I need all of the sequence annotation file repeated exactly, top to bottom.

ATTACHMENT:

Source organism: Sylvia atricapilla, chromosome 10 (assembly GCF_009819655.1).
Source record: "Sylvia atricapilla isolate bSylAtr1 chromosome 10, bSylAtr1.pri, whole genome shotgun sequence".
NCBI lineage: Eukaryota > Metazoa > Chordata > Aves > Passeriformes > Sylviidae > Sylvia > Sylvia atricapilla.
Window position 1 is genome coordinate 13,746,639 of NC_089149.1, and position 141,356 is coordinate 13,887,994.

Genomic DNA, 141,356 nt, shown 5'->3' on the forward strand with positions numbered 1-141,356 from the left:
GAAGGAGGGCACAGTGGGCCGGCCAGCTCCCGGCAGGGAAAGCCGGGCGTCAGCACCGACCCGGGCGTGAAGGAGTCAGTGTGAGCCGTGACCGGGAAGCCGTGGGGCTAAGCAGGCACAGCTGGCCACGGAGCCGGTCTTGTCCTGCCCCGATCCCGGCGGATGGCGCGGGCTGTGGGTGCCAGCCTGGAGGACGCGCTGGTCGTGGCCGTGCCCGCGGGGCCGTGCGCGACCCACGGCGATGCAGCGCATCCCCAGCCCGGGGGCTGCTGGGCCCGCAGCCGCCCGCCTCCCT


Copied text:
Source organism: Sylvia atricapilla, chromosome 10 (assembly GCF_009819655.1).
Source record: "Sylvia atricapilla isolate bSylAtr1 chromosome 10, bSylAtr1.pri, whole genome shotgun sequence".
NCBI lineage: Eukaryota > Metazoa > Chordata > Aves > Passeriformes > Sylviidae > Sylvia > Sylvia atricapilla.
Window position 1 is genome coordinate 13,746,639 of NC_089149.1, and position 141,356 is coordinate 13,887,994.

Genomic DNA, 141,356 nt, shown 5'->3' on the forward strand with positions numbered 1-141,356 from the left:
GAAGGAGGGCACAGTGGGCCGGCCAGCTCCCGGCAGGGAAAGCCGGGCGTCAGCACCGACCCGGGCGTGAAGGAGTCAGTGTGAGCCGTGACCGGGAAGCCGTGGGGCTAAGCAGGCACAGCTGGCCACGGAGCCGGTCTTGTCCTGCCCCGATCCCGGCGGATGGCGCGGGCTGTGGGTGCCAGCCTGGAGGACGCGCTGGTCGTGGCCGTGCCCGCGGGGCCGTGCGCGACCCACGGCGATGCAGCGCATCCCCAGCCCGGGGGCTGCTGGGCCCGCAGCCGCCCGCCTCCCT